9. Intrepid

    Intrepid

    Oct 15, 2001
    Well piano is my first instrument and it made learning bass a breeze in the theory department. I was told Miles Davis required everybody in his combo play piano. Not sure how true that is.
     
  10. wulf

    wulf

    Apr 11, 2002
    Oxford, UK
    How much are you doing it for another instrument to peform on and how much is to further your musical understanding as a bassist?

    Wulf
     
  11. JimK

    JimK

    Dec 12, 1999
    ...it is a color-coded instrument. ;)
    Speaking as someone who 'plays' bass & who used to 'play' guitar as a 2nd instrument...my vote is keyboard/piano. Every musician should be familar with it.
     
  12. mz91

    mz91

    Apr 19, 2002
    Zug, Switzerland

    Good Question!
    I am doing it for both reasons! I want to write music on the Piano, for my personal recordings! And then lay tracks down on bass. The piano stuff will be simple stuff. Bass will be the focus. But the piano will be my primary "melody" writing intrument. And to be able to write melodies, i need to learn theory! am i making any sense at all? :smug:

    And, thank u guys for the replies thus far! Definately leaning towards the piano right now! : - )

    I think i am going to have to get rid of the guitar to take away the temptation of sitting down with that thing!

    M
     
  13. CJK84

    CJK84

    Jan 22, 2004
    Maria Stein, OH
    I played both piano and guitar long before beginning bass.

    Playing the guitar helped my finger agility and fretboard knowledge, but I feel that playing the piano provided a bigger benefit.

    Because of the piano's graphical nature (as you move to the right on the keyboard the notes always rise in pitch), it's easier to see (literally!) how a chord is constructed.

    This is difficult on a guitar.

    Also, playing individual bass notes with my left hand helped me learn how the bass complements/supports the chord being played in a higher range.

    In my teen years, I figured out the chords and bass lines to numerous Beatles songs and I feel that this was of benefit to me when I picked up the bass.
     
  14. mz91

    mz91

    Apr 19, 2002
    Zug, Switzerland
    Thanks CJK84!
    Another good post!
    'Preciate it guys!
     
  15. JimK

    JimK

    Dec 12, 1999
    That is a HUGE benefit of the keyboard...
    When I did try to write tunes/grooves, I would ask the guitarist to voice the chords with only the D-G-B-E strings; leave the bass notes to me. ;)

    An example of someone who actually does this very well is Steve Khan; listen to how much freedom Anthony Jackson has on those Eyewitness albums.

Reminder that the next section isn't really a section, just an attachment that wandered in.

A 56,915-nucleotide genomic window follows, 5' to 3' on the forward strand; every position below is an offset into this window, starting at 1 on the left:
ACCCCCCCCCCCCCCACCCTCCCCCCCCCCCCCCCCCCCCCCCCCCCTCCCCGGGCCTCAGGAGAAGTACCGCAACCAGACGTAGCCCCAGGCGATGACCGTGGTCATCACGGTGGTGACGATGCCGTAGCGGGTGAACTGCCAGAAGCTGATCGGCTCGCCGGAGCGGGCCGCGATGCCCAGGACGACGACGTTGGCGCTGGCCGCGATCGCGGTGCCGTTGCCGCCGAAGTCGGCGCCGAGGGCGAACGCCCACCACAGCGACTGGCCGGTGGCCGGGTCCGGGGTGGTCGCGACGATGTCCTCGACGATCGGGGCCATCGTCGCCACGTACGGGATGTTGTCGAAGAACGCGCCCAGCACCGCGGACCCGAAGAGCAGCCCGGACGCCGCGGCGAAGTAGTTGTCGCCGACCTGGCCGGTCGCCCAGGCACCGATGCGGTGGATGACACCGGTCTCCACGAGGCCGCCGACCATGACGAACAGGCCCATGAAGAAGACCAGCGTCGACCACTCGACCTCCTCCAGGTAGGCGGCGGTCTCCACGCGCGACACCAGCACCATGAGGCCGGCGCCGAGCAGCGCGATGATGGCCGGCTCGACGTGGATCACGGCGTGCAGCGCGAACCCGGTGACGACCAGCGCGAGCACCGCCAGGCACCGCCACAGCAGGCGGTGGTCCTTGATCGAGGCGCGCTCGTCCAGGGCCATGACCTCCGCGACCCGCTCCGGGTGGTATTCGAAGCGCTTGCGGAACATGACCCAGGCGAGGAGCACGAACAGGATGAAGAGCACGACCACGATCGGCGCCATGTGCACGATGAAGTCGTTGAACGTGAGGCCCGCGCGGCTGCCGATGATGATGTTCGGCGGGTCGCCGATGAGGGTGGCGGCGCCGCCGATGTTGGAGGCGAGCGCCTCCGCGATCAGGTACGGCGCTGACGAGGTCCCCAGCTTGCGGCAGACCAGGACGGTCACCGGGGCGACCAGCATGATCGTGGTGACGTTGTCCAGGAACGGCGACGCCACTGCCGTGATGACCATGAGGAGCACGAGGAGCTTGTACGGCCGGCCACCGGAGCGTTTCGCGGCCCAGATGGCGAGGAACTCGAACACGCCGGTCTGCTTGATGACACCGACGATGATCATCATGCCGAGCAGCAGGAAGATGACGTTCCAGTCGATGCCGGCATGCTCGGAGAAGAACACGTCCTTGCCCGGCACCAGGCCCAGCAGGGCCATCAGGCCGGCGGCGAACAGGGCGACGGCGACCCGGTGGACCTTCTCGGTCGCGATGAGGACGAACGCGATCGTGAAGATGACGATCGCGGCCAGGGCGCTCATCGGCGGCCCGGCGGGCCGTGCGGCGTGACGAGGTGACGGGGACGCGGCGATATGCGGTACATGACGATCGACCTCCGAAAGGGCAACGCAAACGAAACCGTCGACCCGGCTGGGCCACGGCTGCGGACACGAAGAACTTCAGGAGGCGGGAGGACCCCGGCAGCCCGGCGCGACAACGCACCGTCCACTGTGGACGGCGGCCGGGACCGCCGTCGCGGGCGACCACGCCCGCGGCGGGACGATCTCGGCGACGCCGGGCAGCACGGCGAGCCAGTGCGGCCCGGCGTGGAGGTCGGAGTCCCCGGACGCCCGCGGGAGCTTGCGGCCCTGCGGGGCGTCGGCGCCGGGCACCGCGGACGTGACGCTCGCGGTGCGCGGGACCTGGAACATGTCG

16. Christopher

    Christopher

    Apr 28, 2000
    New York, NY
    Why not just learn both?

    If you have to pick, I'd suggest piano. It's a better aid to learning basic music theory than guitar. Also, you'll learn to read both clefs (without transposition) and to operate both hands independently. And, despite the popularity of the guitar, it remains the "lingua franca" for musicians in general.

    I don't think guitar is necessarily easier than piano. I just started learning to play keys a few months ago and find my initial progress with the keys faster (and less physically challenging) than my first few months struggling with the guitar.
     
  17. Sprudellio

    Sprudellio

    Oct 16, 2002
    Germany
    That's a no-brainer: piano
     
  18. bonscottvocals

    bonscottvocals

    Feb 10, 2005
    Upstate NY
    Keyboards, no question. You have too many technical similarities to the guitar to consider moving from bass to guitar as enlightening. Don't get me wrong, there are differences, but they are subtle compared to the keyboard.

    There are so few good keyboard players that even if you get relatively good, you'll be an in demand musician. The song-writing on a keyboard is easy as well. The link (in your mind) between keys and strings will strengthen your ability to play/read/transpose.

    Hands down, the keyboard would be your best bet.
     
  19. Allow me to wholeheartedly support this.

    ....

    ...

    You will learn both faster if you learn them at the same time. No, I don't mean you will save time by doing them at the same time but that the actual time spent learing will be more productive. The first reason is that it will protect you from the great learning destroyer: boredom over monotomy. The second is that they are instruments that compliment eachother in that they are both chord-based melodic instruments.

    I agree that the piano would be more "profitable" but you will have fun and grow your bass with guitar too from some of the same angles as piano and some new angles.
     
  20. Mud Flaps

    Mud Flaps

    Feb 3, 2003
    Norton, MA
    I do both.

    So far, I've found Piano to be much more useful.